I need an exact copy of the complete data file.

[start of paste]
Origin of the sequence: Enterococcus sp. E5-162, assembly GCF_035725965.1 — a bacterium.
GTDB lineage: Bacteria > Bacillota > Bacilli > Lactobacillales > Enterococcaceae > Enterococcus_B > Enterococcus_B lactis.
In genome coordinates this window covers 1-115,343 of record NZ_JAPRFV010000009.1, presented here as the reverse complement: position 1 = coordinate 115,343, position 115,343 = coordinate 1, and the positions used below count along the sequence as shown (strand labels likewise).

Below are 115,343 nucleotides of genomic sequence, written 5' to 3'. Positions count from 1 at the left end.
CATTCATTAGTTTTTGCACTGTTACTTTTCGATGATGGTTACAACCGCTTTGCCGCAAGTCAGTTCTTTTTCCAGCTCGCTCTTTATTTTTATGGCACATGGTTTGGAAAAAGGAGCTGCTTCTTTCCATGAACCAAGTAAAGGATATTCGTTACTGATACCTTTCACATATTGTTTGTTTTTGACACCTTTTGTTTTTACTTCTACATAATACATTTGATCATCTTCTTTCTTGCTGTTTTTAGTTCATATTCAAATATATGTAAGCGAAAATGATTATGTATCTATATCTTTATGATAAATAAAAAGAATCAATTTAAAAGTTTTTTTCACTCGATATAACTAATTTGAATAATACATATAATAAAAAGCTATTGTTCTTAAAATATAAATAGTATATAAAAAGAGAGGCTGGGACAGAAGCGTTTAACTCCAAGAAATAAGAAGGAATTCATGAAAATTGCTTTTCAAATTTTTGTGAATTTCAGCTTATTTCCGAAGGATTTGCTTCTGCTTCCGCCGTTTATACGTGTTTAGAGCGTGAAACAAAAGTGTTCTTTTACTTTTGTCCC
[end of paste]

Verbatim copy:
Origin of the sequence: Enterococcus sp. E5-162, assembly GCF_035725965.1 — a bacterium.
GTDB lineage: Bacteria > Bacillota > Bacilli > Lactobacillales > Enterococcaceae > Enterococcus_B > Enterococcus_B lactis.
In genome coordinates this window covers 1-115,343 of record NZ_JAPRFV010000009.1, presented here as the reverse complement: position 1 = coordinate 115,343, position 115,343 = coordinate 1, and the positions used below count along the sequence as shown (strand labels likewise).

Below are 115,343 nucleotides of genomic sequence, written 5' to 3'. Positions count from 1 at the left end.
CATTCATTAGTTTTTGCACTGTTACTTTTCGATGATGGTTACAACCGCTTTGCCGCAAGTCAGTTCTTTTTCCAGCTCGCTCTTTATTTTTATGGCACATGGTTTGGAAAAAGGAGCTGCTTCTTTCCATGAACCAAGTAAAGGATATTCGTTACTGATACCTTTCACATATTGTTTGTTTTTGACACCTTTTGTTTTTACTTCTACATAATACATTTGATCATCTTCTTTCTTGCTGTTTTTAGTTCATATTCAAATATATGTAAGCGAAAATGATTATGTATCTATATCTTTATGATAAATAAAAAGAATCAATTTAAAAGTTTTTTTCACTCGATATAACTAATTTGAATAATACATATAATAAAAAGCTATTGTTCTTAAAATATAAATAGTATATAAAAAGAGAGGCTGGGACAGAAGCGTTTAACTCCAAGAAATAAGAAGGAATTCATGAAAATTGCTTTTCAAATTTTTGTGAATTTCAGCTTATTTCCGAAGGATTTGCTTCTGCTTCCGCCGTTTATACGTGTTTAGAGCGTGAAACAAAAGTGTTCTTTTACTTTTGTCCC